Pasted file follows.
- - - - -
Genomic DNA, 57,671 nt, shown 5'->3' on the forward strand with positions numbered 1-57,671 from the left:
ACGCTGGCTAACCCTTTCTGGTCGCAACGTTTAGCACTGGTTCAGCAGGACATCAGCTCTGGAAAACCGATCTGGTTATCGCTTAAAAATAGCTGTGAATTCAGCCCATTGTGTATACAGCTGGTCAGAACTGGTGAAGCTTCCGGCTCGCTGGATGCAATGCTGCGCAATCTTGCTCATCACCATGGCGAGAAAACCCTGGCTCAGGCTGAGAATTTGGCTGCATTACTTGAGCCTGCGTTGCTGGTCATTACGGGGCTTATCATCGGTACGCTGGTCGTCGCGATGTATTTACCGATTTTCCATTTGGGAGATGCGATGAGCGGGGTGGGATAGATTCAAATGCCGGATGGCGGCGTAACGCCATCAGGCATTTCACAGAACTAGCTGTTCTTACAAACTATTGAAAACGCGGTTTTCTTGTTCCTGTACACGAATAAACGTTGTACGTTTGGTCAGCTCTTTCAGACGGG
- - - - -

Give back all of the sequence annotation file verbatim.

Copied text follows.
Genomic DNA, 57,671 nt, shown 5'->3' on the forward strand with positions numbered 1-57,671 from the left:
ACGCTGGCTAACCCTTTCTGGTCGCAACGTTTAGCACTGGTTCAGCAGGACATCAGCTCTGGAAAACCGATCTGGTTATCGCTTAAAAATAGCTGTGAATTCAGCCCATTGTGTATACAGCTGGTCAGAACTGGTGAAGCTTCCGGCTCGCTGGATGCAATGCTGCGCAATCTTGCTCATCACCATGGCGAGAAAACCCTGGCTCAGGCTGAGAATTTGGCTGCATTACTTGAGCCTGCGTTGCTGGTCATTACGGGGCTTATCATCGGTACGCTGGTCGTCGCGATGTATTTACCGATTTTCCATTTGGGAGATGCGATGAGCGGGGTGGGATAGATTCAAATGCCGGATGGCGGCGTAACGCCATCAGGCATTTCACAGAACTAGCTGTTCTTACAAACTATTGAAAACGCGGTTTTCTTGTTCCTGTACACGAATAAACGTTGTACGTTTGGTCAGCTCTTTCAGACGGG